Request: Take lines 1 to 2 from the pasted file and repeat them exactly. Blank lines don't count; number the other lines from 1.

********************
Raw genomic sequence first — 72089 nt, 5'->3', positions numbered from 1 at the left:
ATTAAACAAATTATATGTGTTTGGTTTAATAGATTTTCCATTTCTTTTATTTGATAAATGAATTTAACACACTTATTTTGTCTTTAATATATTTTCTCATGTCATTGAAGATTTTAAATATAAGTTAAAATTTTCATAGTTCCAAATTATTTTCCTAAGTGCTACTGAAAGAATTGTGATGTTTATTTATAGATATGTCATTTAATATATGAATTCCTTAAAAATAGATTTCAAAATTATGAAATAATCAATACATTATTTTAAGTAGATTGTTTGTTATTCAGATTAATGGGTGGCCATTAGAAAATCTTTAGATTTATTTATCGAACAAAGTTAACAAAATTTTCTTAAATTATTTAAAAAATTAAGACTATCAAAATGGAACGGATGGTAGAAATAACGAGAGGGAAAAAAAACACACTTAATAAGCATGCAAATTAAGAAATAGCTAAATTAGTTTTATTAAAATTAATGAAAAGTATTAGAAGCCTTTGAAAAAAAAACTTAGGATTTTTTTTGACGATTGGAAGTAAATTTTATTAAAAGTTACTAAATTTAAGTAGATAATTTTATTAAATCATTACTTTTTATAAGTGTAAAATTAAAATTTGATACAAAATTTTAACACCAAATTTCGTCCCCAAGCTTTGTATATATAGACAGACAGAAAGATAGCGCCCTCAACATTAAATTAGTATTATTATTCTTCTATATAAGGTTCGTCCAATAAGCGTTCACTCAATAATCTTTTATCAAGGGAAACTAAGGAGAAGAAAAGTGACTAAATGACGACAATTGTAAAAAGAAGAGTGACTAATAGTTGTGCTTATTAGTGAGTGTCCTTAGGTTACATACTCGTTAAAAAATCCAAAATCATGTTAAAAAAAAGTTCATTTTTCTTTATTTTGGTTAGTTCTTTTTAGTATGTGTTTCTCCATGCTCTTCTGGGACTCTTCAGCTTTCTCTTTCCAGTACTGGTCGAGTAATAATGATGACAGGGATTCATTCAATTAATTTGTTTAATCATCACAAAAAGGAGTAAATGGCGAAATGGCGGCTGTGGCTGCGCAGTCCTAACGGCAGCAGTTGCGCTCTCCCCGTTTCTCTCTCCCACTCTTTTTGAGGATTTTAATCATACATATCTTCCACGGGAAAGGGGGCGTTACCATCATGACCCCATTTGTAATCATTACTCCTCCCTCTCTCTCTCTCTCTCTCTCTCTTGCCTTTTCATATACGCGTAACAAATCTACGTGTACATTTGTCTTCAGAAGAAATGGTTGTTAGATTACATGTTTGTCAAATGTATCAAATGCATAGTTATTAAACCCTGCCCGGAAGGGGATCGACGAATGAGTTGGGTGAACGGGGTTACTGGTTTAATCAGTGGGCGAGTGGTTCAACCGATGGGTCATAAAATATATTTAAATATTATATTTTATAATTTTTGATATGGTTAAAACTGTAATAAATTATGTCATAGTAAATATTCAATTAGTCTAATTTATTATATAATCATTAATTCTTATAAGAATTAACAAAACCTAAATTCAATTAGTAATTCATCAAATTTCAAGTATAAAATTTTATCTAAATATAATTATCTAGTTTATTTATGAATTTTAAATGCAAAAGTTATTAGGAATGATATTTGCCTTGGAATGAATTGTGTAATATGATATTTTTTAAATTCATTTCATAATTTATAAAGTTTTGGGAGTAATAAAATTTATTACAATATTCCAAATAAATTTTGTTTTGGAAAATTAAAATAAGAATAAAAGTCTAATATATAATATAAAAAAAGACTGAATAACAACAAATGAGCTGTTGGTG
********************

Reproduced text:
Raw genomic sequence first — 72089 nt, 5'->3', positions numbered from 1 at the left:
ATTAAACAAATTATATGTGTTTGGTTTAATAGATTTTCCATTTCTTTTATTTGATAAATGAATTTAACACACTTATTTTGTCTTTAATATATTTTCTCATGTCATTGAAGATTTTAAATATAAGTTAAAATTTTCATAGTTCCAAATTATTTTCCTAAGTGCTACTGAAAGAATTGTGATGTTTATTTATAGATATGTCATTTAATATATGAATTCCTTAAAAATAGATTTCAAAATTATGAAATAATCAATACATTATTTTAAGTAGATTGTTTGTTATTCAGATTAATGGGTGGCCATTAGAAAATCTTTAGATTTATTTATCGAACAAAGTTAACAAAATTTTCTTAAATTATTTAAAAAATTAAGACTATCAAAATGGAACGGATGGTAGAAATAACGAGAGGGAAAAAAAACACACTTAATAAGCATGCAAATTAAGAAATAGCTAAATTAGTTTTATTAAAATTAATGAAAAGTATTAGAAGCCTTTGAAAAAAAAACTTAGGATTTTTTTTGACGATTGGAAGTAAATTTTATTAAAAGTTACTAAATTTAAGTAGATAATTTTATTAAATCATTACTTTTTATAAGTGTAAAATTAAAATTTGATACAAAATTTTAACACCAAATTTCGTCCCCAAGCTTTGTATATATAGACAGACAGAAAGATAGCGCCCTCAACATTAAATTAGTATTATTATTCTTCTATATAAGGTTCGTCCAATAAGCGTTCACTCAATAATCTTTTATCAAGGGAAACTAAGGAGAAGAAAAGTGACTAAATGACGACAATTGTAAAAAGAAGAGTGACTAATAGTTGTGCTTATTAGTGAGTGTCCTTAGGTTACATACTCGTTAAAAAATCCAAAATCATGTTAAAAAAAAGTTCATTTTTCTTTATTTTGGTTAGTTCTTTTTAGTATGTGTTTCTCCATGCTCTTCTGGGACTCTTCAGCTTTCTCTTTCCAGTACTGGTCGAGTAATAATGATGACAGGGATTCATTCAATTAATTTGTTTAATCATCACAAAAAGGAGTAAATGGCGAAATGGCGGCTGTGGCTGCGCAGTCCTAACGGCAGCAGTTGCGCTCTCCCCGTTTCTCTCTCCCACTCTTTTTGAGGATTTTAATCATACATATCTTCCACGGGAAAGGGGGCGTTACCATCATGACCCCATTTGTAATCATTACTCCTCCCTCTCTCTCTCTCTCTCTCTCTCTTGCCTTTTCATATACGCGTAACAAATCTACGTGTACATTTGTCTTCAGAAGAAATGGTTGTTAGATTACATGTTTGTCAAATGTATCAAATGCATAGTTATTAAACCCTGCCCGGAAGGGGATCGACGAATGAGTTGGGTGAACGGGGTTACTGGTTTAATCAGTGGGCGAGTGGTTCAACCGATGGGTCATAAAATATATTTAAATATTATATTTTATAATTTTTGATATGGTTAAAACTGTAATAAATTATGTCATAGTAAATATTCAATTAGTCTAATTTATTATATAATCATTAATTCTTATAAGAATTAACAAAACCTAAATTCAATTAGTAATTCATCAAATTTCAAGTATAAAATTTTATCTAAATATAATTATCTAGTTTATTTATGAATTTTAAATGCAAAAGTTATTAGGAATGATATTTGCCTTGGAATGAATTGTGTAATATGATATTTTTTAAATTCATTTCATAATTTATAAAGTTTTGGGAGTAATAAAATTTATTACAATATTCCAAATAAATTTTGTTTTGGAAAATTAAAATAAGAATAAAAGTCTAATATATAATATAAAAAAAGACTGAATAACAACAAATGAGCTGTTGGTG